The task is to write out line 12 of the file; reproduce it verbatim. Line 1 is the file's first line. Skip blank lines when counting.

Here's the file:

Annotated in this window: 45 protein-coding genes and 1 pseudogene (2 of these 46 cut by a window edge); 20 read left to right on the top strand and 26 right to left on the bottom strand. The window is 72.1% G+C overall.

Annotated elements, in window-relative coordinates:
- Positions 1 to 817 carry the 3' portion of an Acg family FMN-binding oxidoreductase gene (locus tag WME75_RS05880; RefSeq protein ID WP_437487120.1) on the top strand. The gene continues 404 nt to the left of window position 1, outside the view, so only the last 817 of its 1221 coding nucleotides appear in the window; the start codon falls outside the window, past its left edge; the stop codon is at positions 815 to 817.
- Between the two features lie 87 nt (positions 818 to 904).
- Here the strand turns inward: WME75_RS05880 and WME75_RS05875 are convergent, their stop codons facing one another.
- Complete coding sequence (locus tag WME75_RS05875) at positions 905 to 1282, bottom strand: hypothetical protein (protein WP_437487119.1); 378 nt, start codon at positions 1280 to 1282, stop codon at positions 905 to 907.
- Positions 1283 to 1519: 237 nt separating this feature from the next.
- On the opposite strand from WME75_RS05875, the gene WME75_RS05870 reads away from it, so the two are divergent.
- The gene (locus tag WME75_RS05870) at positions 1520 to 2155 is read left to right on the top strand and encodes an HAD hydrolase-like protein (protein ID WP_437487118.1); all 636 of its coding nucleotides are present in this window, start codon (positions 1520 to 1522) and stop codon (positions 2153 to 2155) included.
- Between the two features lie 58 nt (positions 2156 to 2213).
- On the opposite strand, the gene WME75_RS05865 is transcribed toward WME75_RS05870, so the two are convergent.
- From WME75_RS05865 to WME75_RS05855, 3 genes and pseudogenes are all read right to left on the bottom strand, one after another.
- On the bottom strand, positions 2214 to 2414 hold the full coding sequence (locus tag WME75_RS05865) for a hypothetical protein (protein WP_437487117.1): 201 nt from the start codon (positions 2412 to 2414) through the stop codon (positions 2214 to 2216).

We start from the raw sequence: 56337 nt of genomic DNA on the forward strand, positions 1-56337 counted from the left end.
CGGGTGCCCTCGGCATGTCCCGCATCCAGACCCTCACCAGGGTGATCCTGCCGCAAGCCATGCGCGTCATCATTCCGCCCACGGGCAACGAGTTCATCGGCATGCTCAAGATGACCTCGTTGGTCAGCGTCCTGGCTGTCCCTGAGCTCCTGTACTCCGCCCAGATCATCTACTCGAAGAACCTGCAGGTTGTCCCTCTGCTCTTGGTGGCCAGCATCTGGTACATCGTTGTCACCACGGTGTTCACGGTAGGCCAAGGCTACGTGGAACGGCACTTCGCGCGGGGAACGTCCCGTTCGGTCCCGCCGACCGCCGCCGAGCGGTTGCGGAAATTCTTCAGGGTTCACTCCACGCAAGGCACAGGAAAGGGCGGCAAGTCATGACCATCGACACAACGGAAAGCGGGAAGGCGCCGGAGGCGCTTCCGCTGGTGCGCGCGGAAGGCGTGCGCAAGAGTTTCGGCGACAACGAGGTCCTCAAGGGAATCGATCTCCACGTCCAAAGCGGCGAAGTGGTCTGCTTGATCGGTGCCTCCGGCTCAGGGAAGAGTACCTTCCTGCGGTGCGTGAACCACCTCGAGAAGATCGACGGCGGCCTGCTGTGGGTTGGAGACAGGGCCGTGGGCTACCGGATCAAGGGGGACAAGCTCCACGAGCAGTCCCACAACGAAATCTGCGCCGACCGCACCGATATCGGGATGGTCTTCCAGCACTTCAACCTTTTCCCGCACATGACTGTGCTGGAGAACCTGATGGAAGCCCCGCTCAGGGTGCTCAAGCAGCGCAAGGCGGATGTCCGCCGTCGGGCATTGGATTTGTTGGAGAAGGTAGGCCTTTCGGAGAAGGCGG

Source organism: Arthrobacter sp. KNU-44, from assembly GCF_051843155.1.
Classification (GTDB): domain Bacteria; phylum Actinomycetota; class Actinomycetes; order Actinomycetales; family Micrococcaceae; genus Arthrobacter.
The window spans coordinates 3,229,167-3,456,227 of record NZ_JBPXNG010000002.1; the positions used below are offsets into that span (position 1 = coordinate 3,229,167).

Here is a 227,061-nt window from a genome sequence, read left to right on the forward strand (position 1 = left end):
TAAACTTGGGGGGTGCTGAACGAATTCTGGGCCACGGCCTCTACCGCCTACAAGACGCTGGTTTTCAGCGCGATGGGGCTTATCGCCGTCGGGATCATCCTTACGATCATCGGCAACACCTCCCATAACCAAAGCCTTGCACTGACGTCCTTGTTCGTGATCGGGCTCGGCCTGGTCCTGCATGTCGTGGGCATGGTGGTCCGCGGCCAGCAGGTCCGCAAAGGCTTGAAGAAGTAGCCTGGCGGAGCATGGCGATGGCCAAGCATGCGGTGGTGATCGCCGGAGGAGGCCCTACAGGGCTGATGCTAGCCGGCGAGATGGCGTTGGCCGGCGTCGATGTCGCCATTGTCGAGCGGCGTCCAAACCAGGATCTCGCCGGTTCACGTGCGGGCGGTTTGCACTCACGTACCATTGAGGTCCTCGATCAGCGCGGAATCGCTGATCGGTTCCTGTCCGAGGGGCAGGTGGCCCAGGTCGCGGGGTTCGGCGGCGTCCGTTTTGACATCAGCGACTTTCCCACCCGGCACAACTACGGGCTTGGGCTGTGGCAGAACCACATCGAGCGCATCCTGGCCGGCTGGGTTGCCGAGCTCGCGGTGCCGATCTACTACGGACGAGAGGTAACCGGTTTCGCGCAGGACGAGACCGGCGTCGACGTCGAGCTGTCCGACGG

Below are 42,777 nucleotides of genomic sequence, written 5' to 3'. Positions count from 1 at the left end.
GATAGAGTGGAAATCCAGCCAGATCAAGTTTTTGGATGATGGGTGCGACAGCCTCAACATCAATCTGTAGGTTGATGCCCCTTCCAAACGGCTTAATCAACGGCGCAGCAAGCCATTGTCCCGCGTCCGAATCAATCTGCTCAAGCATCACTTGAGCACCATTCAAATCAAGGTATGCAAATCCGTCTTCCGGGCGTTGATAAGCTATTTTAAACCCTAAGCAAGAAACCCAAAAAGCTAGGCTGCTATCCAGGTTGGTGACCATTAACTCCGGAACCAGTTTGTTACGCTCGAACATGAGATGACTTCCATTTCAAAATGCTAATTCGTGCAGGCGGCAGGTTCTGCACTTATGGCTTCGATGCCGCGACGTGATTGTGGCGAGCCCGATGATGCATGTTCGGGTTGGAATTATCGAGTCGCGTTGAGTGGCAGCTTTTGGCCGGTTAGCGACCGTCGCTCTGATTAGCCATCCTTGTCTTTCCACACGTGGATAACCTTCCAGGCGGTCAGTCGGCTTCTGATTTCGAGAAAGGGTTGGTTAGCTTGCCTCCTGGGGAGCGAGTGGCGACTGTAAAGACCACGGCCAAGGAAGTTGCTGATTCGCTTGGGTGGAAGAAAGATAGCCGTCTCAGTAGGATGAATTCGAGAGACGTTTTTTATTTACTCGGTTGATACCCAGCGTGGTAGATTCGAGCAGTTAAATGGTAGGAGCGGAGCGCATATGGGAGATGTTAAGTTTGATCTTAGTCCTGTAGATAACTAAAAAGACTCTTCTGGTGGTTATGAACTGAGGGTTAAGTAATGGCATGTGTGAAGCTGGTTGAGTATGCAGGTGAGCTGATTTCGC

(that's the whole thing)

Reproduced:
- From WME75_RS05865 to WME75_RS05855, 3 genes and pseudogenes are all read right to left on the bottom strand, one after another.